Our dock was located along the picturesque Neva River, a tree-lined waterway that flows through the heart of the city. We walked along the wide pedestrian walkway, where Petersburgers spend warm summer afternoons fishing, biking, and rollerblading, heading towards the city center. We crossed one of many drawbridges; a passage that caused anxiety amongst some students. The drawbridges are down most of the day, but are raised late at night to allow assorted ships and barges passage through the city. This didn’t bother me much because I think returning to the ship before 1:30 AM while we’re in Russia is a good idea anyway, but a large contingency of students felt the need to check into hostels in the city center so they would be free to drink and be merry late into the night without any hesitation. I would rather sleep in my cozy bed bug-free cabin on the ship, so Erin and I were mindful to remember which streets we wandered down so we could retrace our steps later.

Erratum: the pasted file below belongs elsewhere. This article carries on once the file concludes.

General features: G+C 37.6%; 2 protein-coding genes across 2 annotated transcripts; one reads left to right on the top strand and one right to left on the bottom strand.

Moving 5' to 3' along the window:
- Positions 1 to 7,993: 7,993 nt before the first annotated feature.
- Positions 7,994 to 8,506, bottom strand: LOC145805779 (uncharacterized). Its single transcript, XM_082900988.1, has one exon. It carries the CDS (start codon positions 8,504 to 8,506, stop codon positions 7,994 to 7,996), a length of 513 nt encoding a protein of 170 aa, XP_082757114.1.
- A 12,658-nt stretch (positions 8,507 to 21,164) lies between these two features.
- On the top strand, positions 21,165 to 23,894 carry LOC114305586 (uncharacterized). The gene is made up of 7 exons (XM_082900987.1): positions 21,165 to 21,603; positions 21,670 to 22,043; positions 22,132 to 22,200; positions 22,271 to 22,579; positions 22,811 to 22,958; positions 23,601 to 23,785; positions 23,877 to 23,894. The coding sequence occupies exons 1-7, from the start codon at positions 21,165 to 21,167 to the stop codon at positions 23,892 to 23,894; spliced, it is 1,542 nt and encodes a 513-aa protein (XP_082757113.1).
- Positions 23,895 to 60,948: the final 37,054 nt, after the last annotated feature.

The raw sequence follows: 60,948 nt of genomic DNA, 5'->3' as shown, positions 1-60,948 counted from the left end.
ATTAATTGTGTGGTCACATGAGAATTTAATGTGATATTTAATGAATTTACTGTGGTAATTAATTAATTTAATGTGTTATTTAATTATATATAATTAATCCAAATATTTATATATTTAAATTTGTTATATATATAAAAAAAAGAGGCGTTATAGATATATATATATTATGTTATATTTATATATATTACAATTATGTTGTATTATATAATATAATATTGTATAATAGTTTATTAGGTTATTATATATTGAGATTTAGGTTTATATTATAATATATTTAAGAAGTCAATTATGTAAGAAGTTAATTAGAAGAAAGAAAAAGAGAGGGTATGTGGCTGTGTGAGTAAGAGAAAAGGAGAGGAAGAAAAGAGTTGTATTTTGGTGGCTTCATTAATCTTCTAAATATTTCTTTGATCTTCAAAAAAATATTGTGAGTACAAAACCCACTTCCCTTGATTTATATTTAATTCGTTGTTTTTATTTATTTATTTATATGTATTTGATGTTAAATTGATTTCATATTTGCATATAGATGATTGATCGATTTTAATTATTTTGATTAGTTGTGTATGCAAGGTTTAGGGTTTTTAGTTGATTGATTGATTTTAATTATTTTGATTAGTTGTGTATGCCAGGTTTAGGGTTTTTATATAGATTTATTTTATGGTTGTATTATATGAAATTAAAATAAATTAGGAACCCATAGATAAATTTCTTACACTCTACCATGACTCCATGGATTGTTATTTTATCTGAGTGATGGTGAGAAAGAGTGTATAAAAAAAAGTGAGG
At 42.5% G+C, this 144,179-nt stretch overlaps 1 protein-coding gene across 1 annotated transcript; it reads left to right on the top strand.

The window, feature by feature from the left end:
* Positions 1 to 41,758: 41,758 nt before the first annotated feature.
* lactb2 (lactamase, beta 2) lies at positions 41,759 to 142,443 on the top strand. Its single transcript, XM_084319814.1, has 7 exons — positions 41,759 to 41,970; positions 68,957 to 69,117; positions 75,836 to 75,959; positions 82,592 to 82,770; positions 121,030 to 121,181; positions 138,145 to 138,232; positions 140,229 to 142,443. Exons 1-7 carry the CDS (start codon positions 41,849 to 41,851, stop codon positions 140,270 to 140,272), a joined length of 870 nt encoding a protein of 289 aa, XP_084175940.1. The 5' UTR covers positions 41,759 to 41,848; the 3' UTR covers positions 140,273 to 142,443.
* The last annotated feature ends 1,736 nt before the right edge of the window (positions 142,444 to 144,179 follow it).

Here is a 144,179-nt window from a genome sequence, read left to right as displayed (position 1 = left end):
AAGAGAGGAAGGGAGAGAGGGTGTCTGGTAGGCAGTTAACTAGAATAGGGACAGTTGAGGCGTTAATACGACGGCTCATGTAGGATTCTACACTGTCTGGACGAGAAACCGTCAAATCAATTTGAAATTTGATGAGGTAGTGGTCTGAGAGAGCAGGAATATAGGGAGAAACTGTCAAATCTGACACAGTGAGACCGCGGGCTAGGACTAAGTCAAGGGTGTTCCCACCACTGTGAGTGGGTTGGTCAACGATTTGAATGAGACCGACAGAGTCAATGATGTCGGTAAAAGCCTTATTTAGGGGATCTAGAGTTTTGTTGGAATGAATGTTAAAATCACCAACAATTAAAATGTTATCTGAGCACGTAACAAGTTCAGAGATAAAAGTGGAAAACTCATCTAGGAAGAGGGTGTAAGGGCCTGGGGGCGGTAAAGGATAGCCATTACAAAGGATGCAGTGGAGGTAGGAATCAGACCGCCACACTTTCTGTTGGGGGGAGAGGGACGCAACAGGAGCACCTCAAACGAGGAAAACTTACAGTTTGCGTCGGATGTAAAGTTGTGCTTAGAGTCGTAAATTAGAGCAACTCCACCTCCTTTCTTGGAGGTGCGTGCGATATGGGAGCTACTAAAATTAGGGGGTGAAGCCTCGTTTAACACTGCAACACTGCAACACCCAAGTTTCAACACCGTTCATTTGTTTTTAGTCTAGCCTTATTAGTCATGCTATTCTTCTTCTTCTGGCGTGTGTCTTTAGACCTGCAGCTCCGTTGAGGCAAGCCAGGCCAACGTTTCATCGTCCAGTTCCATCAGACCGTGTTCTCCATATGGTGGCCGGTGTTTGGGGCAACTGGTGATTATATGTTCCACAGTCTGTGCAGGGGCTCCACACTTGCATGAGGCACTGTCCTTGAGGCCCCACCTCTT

We were wandering in pursuit of a booking agent, planning on taking a train to Moscow. We stopped into a boutique hotel, hoping the concierge desk might be of some assistance. It is there that we received our saving grace: a free map of the city of St. Petersburg, conveniently written in English. Empowered, it didn’t take much longer before we had tickets for an overnight train to Moscow. We were then free to begin checking out scenic St. Petersburg